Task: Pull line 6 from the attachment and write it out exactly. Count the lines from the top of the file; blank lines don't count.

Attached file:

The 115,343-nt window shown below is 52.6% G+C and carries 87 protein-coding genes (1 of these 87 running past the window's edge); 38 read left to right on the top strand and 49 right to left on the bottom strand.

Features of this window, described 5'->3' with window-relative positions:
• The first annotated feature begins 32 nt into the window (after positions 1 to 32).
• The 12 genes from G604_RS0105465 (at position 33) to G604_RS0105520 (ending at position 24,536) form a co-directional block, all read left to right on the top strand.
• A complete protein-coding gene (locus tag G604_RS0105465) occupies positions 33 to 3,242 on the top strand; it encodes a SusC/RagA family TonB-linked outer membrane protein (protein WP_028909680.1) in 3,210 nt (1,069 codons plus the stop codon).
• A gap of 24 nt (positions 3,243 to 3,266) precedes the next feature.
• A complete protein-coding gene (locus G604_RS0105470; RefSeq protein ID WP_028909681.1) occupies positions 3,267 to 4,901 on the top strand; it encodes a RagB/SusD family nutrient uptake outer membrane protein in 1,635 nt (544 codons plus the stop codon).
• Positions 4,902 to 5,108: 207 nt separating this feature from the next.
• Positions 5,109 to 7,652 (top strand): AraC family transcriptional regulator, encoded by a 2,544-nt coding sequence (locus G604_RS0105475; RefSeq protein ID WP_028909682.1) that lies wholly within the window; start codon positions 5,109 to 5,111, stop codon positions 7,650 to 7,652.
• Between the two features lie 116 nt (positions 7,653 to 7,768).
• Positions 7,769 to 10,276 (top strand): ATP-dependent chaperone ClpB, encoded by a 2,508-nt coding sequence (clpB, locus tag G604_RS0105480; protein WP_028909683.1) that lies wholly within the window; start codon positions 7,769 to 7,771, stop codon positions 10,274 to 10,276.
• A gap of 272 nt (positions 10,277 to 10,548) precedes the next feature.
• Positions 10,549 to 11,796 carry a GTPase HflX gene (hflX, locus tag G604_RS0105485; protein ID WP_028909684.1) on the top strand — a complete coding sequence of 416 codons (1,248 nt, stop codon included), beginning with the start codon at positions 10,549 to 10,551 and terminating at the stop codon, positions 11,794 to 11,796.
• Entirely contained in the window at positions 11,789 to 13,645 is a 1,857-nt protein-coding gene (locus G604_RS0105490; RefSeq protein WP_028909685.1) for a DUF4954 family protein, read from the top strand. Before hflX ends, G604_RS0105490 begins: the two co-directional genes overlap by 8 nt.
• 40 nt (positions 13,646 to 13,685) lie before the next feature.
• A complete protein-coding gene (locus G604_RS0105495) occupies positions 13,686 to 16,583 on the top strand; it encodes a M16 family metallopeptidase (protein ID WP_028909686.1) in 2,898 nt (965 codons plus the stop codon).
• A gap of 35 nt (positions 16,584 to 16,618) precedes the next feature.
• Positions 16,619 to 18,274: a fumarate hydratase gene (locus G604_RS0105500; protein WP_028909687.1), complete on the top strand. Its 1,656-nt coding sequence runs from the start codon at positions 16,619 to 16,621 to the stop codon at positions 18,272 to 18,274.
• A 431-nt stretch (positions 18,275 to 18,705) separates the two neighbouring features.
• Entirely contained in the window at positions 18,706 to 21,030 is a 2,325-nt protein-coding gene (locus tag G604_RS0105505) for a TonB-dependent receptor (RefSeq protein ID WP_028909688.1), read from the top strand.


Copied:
• A gap of 24 nt (positions 3,243 to 3,266) precedes the next feature.